For the record, that same observation about claimed versus actual weight applies to pretty much every component I’ve tested in the past 25 years too (with the noble exception of Shimano and Scott who I've always found remarkably honest). In fact, one of the few sure-fire ways of knowing that someone really hasn’t properly weighed something is when the listed gram count in the spec deck is the same as the manufacturer's figures. That, in turn, can lead to a whole ‘emperor's new clothes’ situation where no one wants to look uncool on the uplift bus by pointing out that some trail bikes are now almost the same weight as downhill bikes and that’s not a good thing. Not least because the reason downhill bikes have got a lot lighter is that it makes them faster and less tiring to ride.

I’m not just pointing the finger at MTB’s here either. Frame weights are still a prominent part of any road bike presentation, but ever since the UCI put a minimum weight on race bikes back at the turn of the Millenium, 'saved watts' have increasingly buried 'saved grams' when it comes to priority. In recent years disc brakes, power meters and fatter tires have all added weight and even that seemingly essential GPS on your bars or smartphone in your pocket extracts a toll every time you try to accelerate or gain altitude. Just to really confuse calorie counters, some technologies that you’d swear blind would save weight sometimes don’t, the prime example here being single chainring transmissions. Turns out that when you put them on the scales those big dinner plate cogs on the fat end of the block and the clutch in the rear mech almost exactly balance the absence of a second chainring, gear cable, front derailleur and the extra bits in the left-hand shifter. No, I didn’t believe it the first time I put everything on the scales either so I re-weighed everything twice and it was something like 7g difference between SRAM Force 1x and SRAM Force 22.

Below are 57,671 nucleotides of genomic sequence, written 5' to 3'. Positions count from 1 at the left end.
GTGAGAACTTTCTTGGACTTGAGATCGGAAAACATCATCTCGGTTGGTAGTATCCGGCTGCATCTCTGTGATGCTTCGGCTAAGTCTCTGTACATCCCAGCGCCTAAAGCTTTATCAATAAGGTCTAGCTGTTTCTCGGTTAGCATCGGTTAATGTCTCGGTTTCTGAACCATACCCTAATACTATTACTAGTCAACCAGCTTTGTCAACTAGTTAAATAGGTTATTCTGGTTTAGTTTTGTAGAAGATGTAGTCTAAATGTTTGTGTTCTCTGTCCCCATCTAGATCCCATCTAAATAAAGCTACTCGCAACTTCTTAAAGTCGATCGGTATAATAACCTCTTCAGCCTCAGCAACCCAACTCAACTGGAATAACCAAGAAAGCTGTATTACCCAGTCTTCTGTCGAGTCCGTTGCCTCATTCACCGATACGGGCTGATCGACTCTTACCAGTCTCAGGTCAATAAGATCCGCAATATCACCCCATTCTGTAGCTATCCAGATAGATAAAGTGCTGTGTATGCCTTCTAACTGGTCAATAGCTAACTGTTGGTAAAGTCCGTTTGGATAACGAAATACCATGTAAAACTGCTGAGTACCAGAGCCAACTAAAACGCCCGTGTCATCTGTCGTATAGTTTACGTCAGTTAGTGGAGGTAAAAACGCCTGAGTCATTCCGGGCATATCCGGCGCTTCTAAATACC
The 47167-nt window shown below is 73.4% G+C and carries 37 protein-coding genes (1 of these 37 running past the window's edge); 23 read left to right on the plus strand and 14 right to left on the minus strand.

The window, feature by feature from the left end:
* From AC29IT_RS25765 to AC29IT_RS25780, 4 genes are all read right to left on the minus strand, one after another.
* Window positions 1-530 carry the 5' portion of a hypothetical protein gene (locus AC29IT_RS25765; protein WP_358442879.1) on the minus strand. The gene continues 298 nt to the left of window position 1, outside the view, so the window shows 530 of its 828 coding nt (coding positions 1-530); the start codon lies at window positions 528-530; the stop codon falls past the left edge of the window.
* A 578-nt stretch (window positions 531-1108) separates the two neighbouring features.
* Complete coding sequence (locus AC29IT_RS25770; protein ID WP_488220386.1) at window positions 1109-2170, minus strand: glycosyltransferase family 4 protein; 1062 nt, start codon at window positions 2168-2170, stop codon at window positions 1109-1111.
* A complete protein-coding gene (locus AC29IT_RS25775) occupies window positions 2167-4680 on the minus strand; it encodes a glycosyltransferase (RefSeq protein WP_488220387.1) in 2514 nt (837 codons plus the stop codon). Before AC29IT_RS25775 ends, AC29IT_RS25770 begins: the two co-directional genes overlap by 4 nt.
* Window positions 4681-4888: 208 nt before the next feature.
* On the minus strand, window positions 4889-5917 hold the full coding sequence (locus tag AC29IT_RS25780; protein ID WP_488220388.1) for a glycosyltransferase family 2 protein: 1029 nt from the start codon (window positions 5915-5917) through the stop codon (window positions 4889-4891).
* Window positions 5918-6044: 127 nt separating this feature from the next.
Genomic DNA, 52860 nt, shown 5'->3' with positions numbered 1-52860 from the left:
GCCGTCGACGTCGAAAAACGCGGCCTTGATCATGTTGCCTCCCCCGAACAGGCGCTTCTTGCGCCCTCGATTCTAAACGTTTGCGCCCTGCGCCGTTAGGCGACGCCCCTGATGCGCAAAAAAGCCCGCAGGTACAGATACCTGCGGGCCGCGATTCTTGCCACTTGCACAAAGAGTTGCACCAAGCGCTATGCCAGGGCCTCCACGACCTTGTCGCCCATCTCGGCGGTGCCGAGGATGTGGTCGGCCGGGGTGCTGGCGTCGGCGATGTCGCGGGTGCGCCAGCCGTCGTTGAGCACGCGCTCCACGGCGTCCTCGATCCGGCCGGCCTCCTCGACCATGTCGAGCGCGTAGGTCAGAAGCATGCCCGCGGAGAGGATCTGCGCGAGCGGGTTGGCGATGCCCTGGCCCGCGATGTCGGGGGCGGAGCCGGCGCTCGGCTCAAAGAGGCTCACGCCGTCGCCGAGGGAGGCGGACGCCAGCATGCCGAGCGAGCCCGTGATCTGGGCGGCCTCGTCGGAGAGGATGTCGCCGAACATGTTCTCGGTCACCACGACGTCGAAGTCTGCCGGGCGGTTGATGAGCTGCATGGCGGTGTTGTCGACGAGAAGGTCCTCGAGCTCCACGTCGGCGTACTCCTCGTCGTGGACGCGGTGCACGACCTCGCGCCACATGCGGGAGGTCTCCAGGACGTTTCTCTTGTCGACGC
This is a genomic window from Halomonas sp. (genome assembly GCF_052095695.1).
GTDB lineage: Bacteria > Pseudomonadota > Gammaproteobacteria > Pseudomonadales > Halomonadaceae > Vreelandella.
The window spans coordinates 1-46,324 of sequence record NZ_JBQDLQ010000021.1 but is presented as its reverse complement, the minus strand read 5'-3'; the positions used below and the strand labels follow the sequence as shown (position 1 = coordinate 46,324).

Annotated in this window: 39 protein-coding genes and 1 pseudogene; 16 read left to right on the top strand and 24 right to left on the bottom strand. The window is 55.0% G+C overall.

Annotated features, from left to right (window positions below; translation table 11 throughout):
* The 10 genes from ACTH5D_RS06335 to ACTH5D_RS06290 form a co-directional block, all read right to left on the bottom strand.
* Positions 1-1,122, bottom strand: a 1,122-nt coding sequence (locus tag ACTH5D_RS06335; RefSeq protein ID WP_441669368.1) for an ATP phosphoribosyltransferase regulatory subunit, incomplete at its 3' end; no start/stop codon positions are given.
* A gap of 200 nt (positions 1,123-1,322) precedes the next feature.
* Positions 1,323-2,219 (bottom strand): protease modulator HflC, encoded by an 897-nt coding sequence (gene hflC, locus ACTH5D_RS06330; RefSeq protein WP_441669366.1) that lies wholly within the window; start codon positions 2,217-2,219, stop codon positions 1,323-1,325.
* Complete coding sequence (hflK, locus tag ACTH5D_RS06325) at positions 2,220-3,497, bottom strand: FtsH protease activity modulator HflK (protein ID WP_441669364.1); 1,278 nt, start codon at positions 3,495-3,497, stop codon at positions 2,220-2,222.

But hang on a minute. All these things I’m grumbling about bring very real, tangible benefits. Bigger tubeless tires on wider rims don’t burst if I go full gas across a rock garden on the far side of that Dales climb, rather than tiptoeing through it. Longer reach geometry adds stability and confidence at the speeds those tires allow and I can swing my pants and shift my weight in a groovier way with my saddle fully slammed. Bolt-on all the other bits of the equation and mountain bikes are faster, more controlled and more capable than ever. Plus if that’s not enough to save you from smashing them, then a lot of those carbon frames and wheels have added a little weight so the manufacturers can give you a no questions asked lifetime warranty. 

It’s not just about the downs either, the fact that 2.4in tires, 30mm rims and dropper posts are increasingly popular in the Pro XC ranks proves that over a technical lap, increased control can beat decreased grams in the race to the line.